Custom Homes By Via LLC v. Bank of Oklahoma NA et al

Filing 172

ORDER granting Plaintiff's 134 Motion for Attorney Fees and Pre-Judgment Interest and awarding Plaintiff $304,739.00. ORDERED granting the 154 Motion for Leave to File Excess Pages. Signed by Senior Judge Frederick J Martone on 6/18/2014.(LFIG)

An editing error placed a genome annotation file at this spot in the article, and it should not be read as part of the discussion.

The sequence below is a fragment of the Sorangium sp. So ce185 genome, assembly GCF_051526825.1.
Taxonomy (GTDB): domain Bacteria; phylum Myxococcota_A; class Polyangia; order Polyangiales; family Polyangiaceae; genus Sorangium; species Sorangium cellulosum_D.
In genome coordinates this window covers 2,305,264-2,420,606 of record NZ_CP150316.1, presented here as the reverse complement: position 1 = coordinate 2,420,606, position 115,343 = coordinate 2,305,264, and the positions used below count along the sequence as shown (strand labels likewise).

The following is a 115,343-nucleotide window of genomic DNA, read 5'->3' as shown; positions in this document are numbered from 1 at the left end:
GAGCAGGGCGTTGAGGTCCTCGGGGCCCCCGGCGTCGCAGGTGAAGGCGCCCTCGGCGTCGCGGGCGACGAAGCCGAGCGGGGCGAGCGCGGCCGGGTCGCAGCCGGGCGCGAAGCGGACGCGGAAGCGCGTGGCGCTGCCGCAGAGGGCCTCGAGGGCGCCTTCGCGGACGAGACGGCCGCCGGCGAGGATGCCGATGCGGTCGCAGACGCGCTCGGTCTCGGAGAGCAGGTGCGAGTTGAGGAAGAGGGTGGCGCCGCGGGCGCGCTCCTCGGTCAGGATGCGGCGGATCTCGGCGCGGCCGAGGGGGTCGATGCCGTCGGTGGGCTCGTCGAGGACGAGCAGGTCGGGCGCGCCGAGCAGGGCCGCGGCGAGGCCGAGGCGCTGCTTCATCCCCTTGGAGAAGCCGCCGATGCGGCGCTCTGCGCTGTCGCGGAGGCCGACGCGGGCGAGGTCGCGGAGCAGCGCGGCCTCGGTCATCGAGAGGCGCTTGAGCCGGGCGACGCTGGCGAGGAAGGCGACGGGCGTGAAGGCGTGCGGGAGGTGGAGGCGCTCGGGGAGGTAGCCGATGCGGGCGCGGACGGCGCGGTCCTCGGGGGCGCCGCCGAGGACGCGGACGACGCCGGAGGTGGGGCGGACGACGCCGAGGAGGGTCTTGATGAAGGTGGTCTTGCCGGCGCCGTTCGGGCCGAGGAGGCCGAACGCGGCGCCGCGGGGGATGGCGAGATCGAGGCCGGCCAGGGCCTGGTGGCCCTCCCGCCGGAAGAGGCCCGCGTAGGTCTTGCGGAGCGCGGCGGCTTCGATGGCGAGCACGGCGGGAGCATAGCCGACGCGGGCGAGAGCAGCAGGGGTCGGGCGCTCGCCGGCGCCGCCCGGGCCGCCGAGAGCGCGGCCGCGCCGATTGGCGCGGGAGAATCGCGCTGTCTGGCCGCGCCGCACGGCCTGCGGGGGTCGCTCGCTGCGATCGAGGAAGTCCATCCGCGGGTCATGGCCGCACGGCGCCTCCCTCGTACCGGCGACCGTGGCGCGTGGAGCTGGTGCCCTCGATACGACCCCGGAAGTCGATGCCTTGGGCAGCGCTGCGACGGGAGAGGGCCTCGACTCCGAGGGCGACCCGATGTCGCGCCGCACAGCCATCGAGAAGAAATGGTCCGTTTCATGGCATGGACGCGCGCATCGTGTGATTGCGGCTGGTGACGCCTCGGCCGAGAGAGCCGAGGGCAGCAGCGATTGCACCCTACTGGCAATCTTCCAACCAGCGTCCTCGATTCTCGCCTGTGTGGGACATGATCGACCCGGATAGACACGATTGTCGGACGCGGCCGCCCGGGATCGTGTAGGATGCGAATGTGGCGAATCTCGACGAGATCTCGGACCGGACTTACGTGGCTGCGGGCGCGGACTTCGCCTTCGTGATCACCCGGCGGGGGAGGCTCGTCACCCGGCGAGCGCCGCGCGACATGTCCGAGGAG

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1 WO 2 3 4 5 6 IN THE UNITED STATES DISTRICT COURT 7 FOR THE DISTRICT OF ARIZONA 8 9 Custom Homes By Via LLC, et al. Plaintiffs, 10 11 vs. 12 Bank of Oklahoma; Bank of Arizona, 13 Defendants. 14 ) ) ) ) ) ) ) ) ) ) ) ) No. CV-12-01017-PHX-FJM ORDER 15 16 The court has before it plaintiff’s motion for attorneys fees and prejudgment interest 17 (doc. 134), the Bank’s response (doc. 143), and plaintiff’s reply (doc. 153). We also have 18 before us plaintiff’s motion to exceed page limits (doc. 154), which is granted. 19 This is an action arising out of a breach of a loan agreement between Defendant Bank 20 of Oklahoma and plaintiff. We held on summary judgment that the Bank had breached its 21 contract a first time by failing to fund a May 27, 2008 draw request. After trial to the court, 22 we concluded that the Bank breached the loan agreement a second time by failing to extend 23 the term of the loan as promised. We awarded plaintiff damages in the amount of 24 $2,404,193.58. Plaintiff now moves for an award of attorney’s fees pursuant to A.R.S. § 12- 25 341.01, and for prejudgment interest. 26 Attorney’s Fees 27 A court may award attorney’s fees under § 12-341.01(A) to the successful party in an 28 action arising out of a contract. In deciding whether to award fees, we consider factors such 1 as (1) whether the unsuccessful party's claim or defense was meritorious; (2) whether the 2 litigation could have been avoided or settled; (3) whether assessing fees would cause extreme 3 hardship; (4) whether the successful party prevailed with respect to all relief sought; (5) 4 whether a novel legal question was raised; and (6) whether the award would discourage other 5 parties from litigating tenable claims. Associated Indem. Corp. v. Warner, 143 Ariz. 567, 6 570, 694 P.2d 1181, 1184 (1985). A court has wide discretion in awarding fees. A.R.S. § 7 12-341.01. An award is made to "mitigate the burden of the expense of litigation" and "need 8 not equal or relate to" the fees incurred. A.R.S. § 12-341.01(B). 9 When litigation involves multiple claims we consider the “totality of the litigation” 10 and the relative success of the parties. Schwartz v. Farmers Ins. Co., 166 Ariz. 33, 38, 800 11 P.2d 20, 25 (Ct. App. 1990). It is clear that plaintiff is the prevailing party in this action. It 12 was successful on its breach of contract and breach of the covenant of good faith and fair 13 dealing claims–the primary causes of action in this litigation–and was awarded $2.4 million. 14 Although the Bank challenges plaintiff’s prevailing party status because it was unsuccessful 15 on its alternate tort theories of recovery and request for punitive damages, the claims in this 16 case are not practicably severable. Each arose from the Bank’s promises and course of 17 dealing with plaintiff. See Schweiger v. China Doll Rest., Inc., 138 Ariz. 183, 189, 673 P.2d 18 927, 933 (Ct. App. 1983) (“Thus, where a party has accomplished the result sought in the 19 litigation, fees should be awarded for time spent even on unsuccessful legal theories.”). 20 Plaintiff was successful at both the motion and trial stages and was ultimately awarded $2.4 21 million. Plaintiff is the prevailing party. The Bank’s argument that it is the prevailing party, 22 Response at 6, is without merit and is but one example of the excessively adversarial nature 23 of this case. 24 Applying the Warner factors, the Bank had no meritorious defenses to the breach of 25 contract claims. Many of the Bank’s other defenses lacked merit as well. It appears that, 26 despite some effort by the parties, the litigation could not have been avoided. The Bank does 27 not argue that an award of fees would cause any hardship. Plaintiff prevailed with respect 28 to the majority of the relief sought. Although the legal questions presented were not novel, -2- 1 this was a complex contract dispute between a bank and a commercial borrower. An award 2 in this case would not discourage other parties with tenable claims or defenses from 3 litigating–in fact it would encourage borrowers to pursue meritorious claims. Each of the 4 Warner factors falls in favor of an award of fees. 5 Plaintiff’s counsel asserts that he worked 1,001.7 hours at an hourly rate of $300.00, 6 for a total lodestar fee of $300,510.00. In addition, plaintiff’s counsel retained the services 7 of Peter Greenfeld to assist in trial preparation and to serve as second chair during the trial. 8 Plaintiff seeks fees for 160.6 hours incurred by Mr. Greenfeld at a rate of $225.00 per hour. 9 Plaintiff requests a total fee award of $342,649.00, which includes 63.2 hours expended by 10 a paralegal at $95.00 an hour. 11 The Bank raises several challenges to the amount of requested fees, and plaintiff 12 concedes that certain amounts were erroneously included in the fee request. First, plaintiff 13 acknowledges that it should not be compensated for fees related to clerical tasks, particularly 14 phone calls regarding deposition schedules. The fee request is accordingly reduced by 15 $1,110.00. (See entries at 2/11, 2/13, 2/14, 2/18, and 3/10). Plaintiff also concedes that it 16 incorrectly included fees charged for travel on 4/5/13. The fee request is reduced by 17 $1,800.00. 18 We reject the Bank’s argument that the fees incurred by Mr. Greenfeld’s attendance 19 at trial were duplicative and excessive because he did not speak or enter an appearance. It 20 is not unreasonable to have a second counsel at trial. 21 Nevertheless, we agree with the Bank that other charges are excessive. For example, 22 plaintiff’s counsel billed a total of 28.2 hours on 11/18/13. But there are only 24 hours in a 23 day. Obviously this is excessive. He also billed 18.3 hours on 11/19/13 and 12/03/14. 24 Billing 18 hours in a 24-hour period is not reasonable. Additionally, full-day block billing 25 of 8 to 12.5 hours with a description of “prepare for trial” lacks sufficient detail and is 26 excessive. Finally, 34 hours to prepare findings of fact and conclusions of law; 6.6 hours to 27 prepare an unsuccessful motion to modify the scheduling order; and 62.5, 68.4 and 71.6 28 hours to prepare its motion for summary judgment, response to the Bank’s motion for -3- 1 summary judgment, and reply, respectively, are excessive. 2 accordingly reduced by $35,000.00 for excessiveness, duplication, and lack of detail. The requested fees are 3 We reject plaintiff’s request that we multiply its fees by a factor of 2.8. Plaintiff 4 contends that it is entitled to an upward adjustment to the lodestar amount because of the risk 5 counsel assumed in taking the case on a contingency basis, and the result and quality of 6 services performed. There is no doubt that plaintiff obtained an excellent result and that 7 counsel performed his services admirably. 8 nonpayment should be reserved for exceptional cases.” Timmons v. City of Tucson, 171 9 Ariz. 350, 357, 830 P.2d 871, 878 (Ct. App. 1991) (citing Pennsylvania v. Delaware Valley 10 Citizens’ Council for Clear Air, 483 U.S. 711, 728, 107 S. Ct. 3078, 3088 (1987)). The risk 11 of nonpayment in a contingency fee arrangement is not an exceptional circumstance. Geller 12 v. Lesk, 230 Ariz. 624, 629, 285 P.3d 972, 977 (Ct. App. 2012); London v. Green Acres 13 Trust, 159 Ariz. 136, 148, 765 P.2d 538, 550 (Ct. App. 1988) (citing Blum v. Stenson, 465 14 U.S. 886, 899, 104 S. Ct. 1541, 1549 (1984)). The fee statute itself provides that, while the 15 award need not equal or relate to the attorney fees actually paid or contracted, “the award 16 may not exceed the amount paid or agreed to be paid.” A.R.S. § 12-341.01(B). The fee 17 agreement between plaintiff and its lawyer provides that “[i]n the event of an award of 18 attorney’s fees on Client’s behalf, [counsel] shall claim fees at the his customary rate of 19 $300.00 per hour.” (doc. 134-1 at 3). By requesting a 2.8 multiplier, plaintiff seeks an award 20 that would nearly triple its lawyer’s agreed hourly rate. 21 However, “enhancement for the risk of Prejudgment Interest 22 We grant plaintiff’s claim for prejudgment interest. We are not persuaded by the 23 Bank’s argument that the claim for prejudgment interest was waived. Plaintiff included a 24 request for prejudgment interest in its Proposed Findings of Facts and Conclusions of Law 25 (doc. 127 at 6). We construe the portion of the current motion seeking prejudgment interest 26 as a timely Rule 59(e), Fed. R. Civ. P., motion to alter or amend the judgment. See 27 Osterneck v. Ernst & Whinney, 489 U.S. 169, 175 & n.3, 109 S. Ct. 987, 992 & n.3 (1989) 28 (holding that a postjudgment motion for discretionary prejudgment interest falls under Rule -4- 1 59(e) and suggesting in dicta the same is true for mandatory prejudgment interest) ; McCalla 2 v. Royal MacCabees Life Ins., 369 F.3d 1128, 1130-32 (9th Cir. 2004) (applying Osterneck 3 and Rule 59(e) to a postjudgment motion for mandatory prejudgment interest). 4 Under Arizona law, prejudgment interest is awarded as a matter of right on liquidated 5 claims. John C. Lincoln Hosp. & Health Corp. v. Maricopa County, 208 Ariz. 532, 542, 96 6 P.3d 530, 540 (Ct. App. 2004). A claim is “liquidated” when “the evidence of damages 7 furnished data which, if believed, makes it possible to compute the amount of damages with 8 exactness, without reliance upon opinion or discretion.” Banner Realty, Inc. v. Turek, 113 9 Ariz. 62, 64-65, 546 P.2d 798, 800-01 (1976). 10 Here, the amount of damages was based upon the sale price of the collateral at 11 foreclosure, plus the stipulated interest payments and loan fees. Each of these amounts was 12 possible to compute with exactness, without reliance upon opinion or discretion. 13 Accordingly, pursuant to A.R.S. § 44-1201(B) and (F), plaintiff is entitled to prejudgment 14 interest at the rate of 4.25% from the date of foreclosure on the collateral–December 31, 15 2009–until the date judgment was entered. See Motion, ex. D. Conclusion 16 IT IS ORDERED GRANTING plaintiff’s motion for attorney’s fees (doc. 134) and 17 18 awarding fees to plaintiff in the amount of $304,739.00 IT IS ORDERED GRANTING plaintiff’s motion for pre-judgment interest (doc. 19 20 134). 21 IT IS ORDERED GRANTING plaintiff’s motion to exceed page limit (doc 154). 22 DATED this 18th day of June, 2014. 23 24 25 26 27 28 -5-